For example, Joseph did not immediately understand the ultimate purpose of God in the actions of his brothers when he was sold into slavery and taken to Egypt, or when he was thrown into prison on the false charges of Potiphar’s wife. Joseph did not immediately understand God’s wisdom in sending him to Egypt until he became the ruler of Egypt and the savior of Jacob and the twelve tribes of Israel. We now know that God used him to save the family line through which the Messiah would come. Moses did not immediately understand the value of tending wandering sheep in the wilderness for forty years until he led a wandering people in the wilderness for forty years. Few of the mourners lining the road to Golgotha understood that the suffering of Christ was the greatest display of God’s glory and the means of their own salvation and exaltation.
God has given us all we need to trust His perfect wisdom, but as created, finite, dependent, and corrupted people, we are unqualified to question God’s wisdom in our personal circumstances.
Atheists will often deny the existence of God by pointing to the moral evil and natural disasters in the world. They ask, how could a good God exist when there is so much suffering in the world? Yet, as we cannot fully understand the infinite wisdom of God in the affairs of our own circumstances, so we are incapable of fully understanding God’s wisdom in history. Created, finite, and dependent people cannot justifiably deny God’s existence by claiming to not see God’s wisdom in the world. Great mystery will always confront created, finite, and dependent people. We can only know what God has chosen to reveal to us regarding His reign and rule of the universe. God’s sovereign rule over all the affairs of the universe is infinitely wise, whether we understand it or not.
Nonetheless, God’s wisdom in creation and providence is clearly revealed in the universe. As noted with respect to God as the creator of all things, the fingerprints of God’s power and genius are on all things, including the stars in the sky, the food on our table, and the law of God written on every heart. Sinners suppress and reject this clear, comprehensive, and convincing knowledge of God.7 Mystery, in this case, is self-inflicted.
Also, Scripture plainly teaches that humanity is responsible for the moral corruptions of the world, not God. Interestingly, those most bent on affirming the free and sovereign will of people are often the most adamant in denying responsibility for the evil it produces. Atheists, for instance, claim that a sovereign and good God cannot exist in a world where free agents are responsible for their own sin. While they freely admit responsibility for their choices, they deny accountability for them before God. Yet, even while denying His existence, many still find reason to curse God for the free actions of people. It can all be a bit confusing. In any event, “When a man’s folly brings his way to ruin, his heart rages against the LORD” (Proverbs 19:3).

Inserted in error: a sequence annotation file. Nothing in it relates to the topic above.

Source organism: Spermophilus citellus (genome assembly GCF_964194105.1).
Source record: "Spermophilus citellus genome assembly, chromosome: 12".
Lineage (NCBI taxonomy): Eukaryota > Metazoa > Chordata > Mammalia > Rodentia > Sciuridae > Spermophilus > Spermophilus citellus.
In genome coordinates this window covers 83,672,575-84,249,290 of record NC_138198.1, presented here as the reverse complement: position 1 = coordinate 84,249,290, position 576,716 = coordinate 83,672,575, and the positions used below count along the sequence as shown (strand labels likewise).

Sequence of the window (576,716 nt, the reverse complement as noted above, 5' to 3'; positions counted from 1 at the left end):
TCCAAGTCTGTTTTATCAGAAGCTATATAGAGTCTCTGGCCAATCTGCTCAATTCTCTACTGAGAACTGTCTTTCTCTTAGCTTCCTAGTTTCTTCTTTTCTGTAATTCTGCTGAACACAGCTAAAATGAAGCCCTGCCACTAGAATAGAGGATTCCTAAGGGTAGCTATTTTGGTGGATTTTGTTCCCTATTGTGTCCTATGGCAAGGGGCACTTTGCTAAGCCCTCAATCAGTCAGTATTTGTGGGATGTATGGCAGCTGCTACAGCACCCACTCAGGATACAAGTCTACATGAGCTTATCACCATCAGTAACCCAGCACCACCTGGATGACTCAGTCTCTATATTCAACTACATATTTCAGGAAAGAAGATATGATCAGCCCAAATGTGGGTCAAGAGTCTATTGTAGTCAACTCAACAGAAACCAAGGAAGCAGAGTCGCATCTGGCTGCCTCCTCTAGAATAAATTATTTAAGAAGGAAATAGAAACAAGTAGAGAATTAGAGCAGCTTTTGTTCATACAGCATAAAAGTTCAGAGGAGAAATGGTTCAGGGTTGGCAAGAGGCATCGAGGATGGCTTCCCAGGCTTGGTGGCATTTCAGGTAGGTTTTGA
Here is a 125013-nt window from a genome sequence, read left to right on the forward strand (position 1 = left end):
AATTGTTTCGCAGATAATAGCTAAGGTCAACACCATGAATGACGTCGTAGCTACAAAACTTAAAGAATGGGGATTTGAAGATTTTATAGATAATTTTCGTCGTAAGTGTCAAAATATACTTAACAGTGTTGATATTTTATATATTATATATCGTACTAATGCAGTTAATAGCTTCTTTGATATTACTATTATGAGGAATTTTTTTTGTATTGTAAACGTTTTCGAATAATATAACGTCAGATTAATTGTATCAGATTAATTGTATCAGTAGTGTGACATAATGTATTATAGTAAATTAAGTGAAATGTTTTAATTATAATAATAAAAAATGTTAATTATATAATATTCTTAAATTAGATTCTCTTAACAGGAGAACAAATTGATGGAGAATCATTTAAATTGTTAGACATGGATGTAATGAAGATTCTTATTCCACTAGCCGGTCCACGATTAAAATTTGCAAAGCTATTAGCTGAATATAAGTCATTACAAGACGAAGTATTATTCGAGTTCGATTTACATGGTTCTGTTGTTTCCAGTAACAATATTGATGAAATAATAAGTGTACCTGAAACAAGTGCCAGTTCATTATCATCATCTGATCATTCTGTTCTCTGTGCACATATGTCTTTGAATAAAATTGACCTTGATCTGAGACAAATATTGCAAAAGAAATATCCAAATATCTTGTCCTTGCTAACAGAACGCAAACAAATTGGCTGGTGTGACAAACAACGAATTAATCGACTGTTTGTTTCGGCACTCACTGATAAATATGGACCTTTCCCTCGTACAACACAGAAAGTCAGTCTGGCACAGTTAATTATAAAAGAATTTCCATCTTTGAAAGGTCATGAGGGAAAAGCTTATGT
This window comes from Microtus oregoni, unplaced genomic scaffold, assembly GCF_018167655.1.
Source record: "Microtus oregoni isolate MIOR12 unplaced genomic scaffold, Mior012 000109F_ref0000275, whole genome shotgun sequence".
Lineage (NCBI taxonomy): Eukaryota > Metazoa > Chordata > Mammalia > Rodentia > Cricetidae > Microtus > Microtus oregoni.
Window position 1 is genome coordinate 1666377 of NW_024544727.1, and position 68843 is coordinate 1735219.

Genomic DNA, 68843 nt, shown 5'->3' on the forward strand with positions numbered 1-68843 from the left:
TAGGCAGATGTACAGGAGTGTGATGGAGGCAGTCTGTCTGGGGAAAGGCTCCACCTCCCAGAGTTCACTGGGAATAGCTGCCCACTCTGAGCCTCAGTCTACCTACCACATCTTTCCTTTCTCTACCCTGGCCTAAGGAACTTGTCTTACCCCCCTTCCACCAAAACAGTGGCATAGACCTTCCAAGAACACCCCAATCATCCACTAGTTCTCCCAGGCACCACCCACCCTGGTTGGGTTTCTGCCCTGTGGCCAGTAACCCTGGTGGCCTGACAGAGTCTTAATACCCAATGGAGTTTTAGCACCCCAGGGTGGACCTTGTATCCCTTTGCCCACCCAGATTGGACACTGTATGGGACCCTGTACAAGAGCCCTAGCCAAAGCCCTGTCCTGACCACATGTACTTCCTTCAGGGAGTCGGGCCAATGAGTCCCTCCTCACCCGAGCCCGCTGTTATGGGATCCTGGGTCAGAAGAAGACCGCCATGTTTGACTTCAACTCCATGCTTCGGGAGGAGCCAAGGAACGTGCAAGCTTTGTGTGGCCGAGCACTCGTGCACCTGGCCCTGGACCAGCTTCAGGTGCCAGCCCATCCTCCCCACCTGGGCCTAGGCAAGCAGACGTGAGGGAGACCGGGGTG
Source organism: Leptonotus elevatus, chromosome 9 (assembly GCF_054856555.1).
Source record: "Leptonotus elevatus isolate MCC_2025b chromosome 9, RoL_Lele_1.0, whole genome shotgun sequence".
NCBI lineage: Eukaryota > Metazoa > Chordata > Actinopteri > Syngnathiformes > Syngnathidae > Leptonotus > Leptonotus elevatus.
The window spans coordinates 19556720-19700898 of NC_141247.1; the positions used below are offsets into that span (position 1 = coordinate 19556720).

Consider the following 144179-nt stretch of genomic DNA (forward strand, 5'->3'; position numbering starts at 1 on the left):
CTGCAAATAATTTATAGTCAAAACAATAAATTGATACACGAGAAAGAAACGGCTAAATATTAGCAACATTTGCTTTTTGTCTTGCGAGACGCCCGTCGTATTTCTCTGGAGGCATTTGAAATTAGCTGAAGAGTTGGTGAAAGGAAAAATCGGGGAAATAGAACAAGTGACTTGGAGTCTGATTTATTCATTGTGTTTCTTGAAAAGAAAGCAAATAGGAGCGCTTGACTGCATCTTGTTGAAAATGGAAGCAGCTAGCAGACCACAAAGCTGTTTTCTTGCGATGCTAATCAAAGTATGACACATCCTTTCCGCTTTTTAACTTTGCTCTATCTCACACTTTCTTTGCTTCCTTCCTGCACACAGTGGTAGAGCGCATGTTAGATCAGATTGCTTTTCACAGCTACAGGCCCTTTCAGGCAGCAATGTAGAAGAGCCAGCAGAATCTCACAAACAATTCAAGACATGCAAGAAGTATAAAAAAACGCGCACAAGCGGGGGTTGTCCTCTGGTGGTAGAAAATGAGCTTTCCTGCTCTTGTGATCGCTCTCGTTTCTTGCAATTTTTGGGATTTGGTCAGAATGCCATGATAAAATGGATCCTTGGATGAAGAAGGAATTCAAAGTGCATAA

Of course, unbelievers are incapable of knowing that the God of Scripture cannot exist because evil exists. Such claims exalt personal opinion over the revelation of God, the very sin of Adam and Eve that brought about the calamities in the world in the first place. The refusal to admit to mystery with respect to God’s providence is merely a refusal to accept one’s own finite and dependent status before an infinite God.
We cannot always understand the perfect wisdom of God in His providence by viewing the circumstances of this profoundly wicked world. But our limitations do not justify drawing conclusions beyond our limited human capabilities. We will not understand many things until we are in heaven and see the wisdom of God’s providence more clearly. Such is the reality of a finite creature in a world created and sustained by an infinite, transcendent God. In the meantime, we trust that “God is the best judge of the seasons of distributing his own mercies, and darting out his own glory,”8 while accepting the fact that responsibility for moral evil lies with those who commit it.
“Unless otherwise indicated, all Scripture quotations are from The Holy Bible, English Standard Version® (ESV®), copyright © 2001 by Crossway, a publishing ministry of Good News Publishers. Used by permission. All rights reserved.”
1 Grudem, Systematic Theology, 193.
2 Berkhof, Systematic Theology, 69. See also Charnock, Existence and Attributes, 270-1.
4 Again, this is not to deny contextualization, but to place limits upon it.
5 J. B. Phillips translates Romans 12:2 as follows: “Don’t let the world around you squeeze you into its own mould, but let God re-mould your minds from within, so that you may prove in practice that the plan of God for you is good, meets all his demands and moves towards the goal of true maturity.” J. B. Phillips, The New Testament in Modern English, First American Edition (New York: The Macmillan Company, 1965).
6 Charnock, Existence and Attributes, 264.
7 See Romans 1:18ff.
8 Charnock, Existence and Attributes, 64.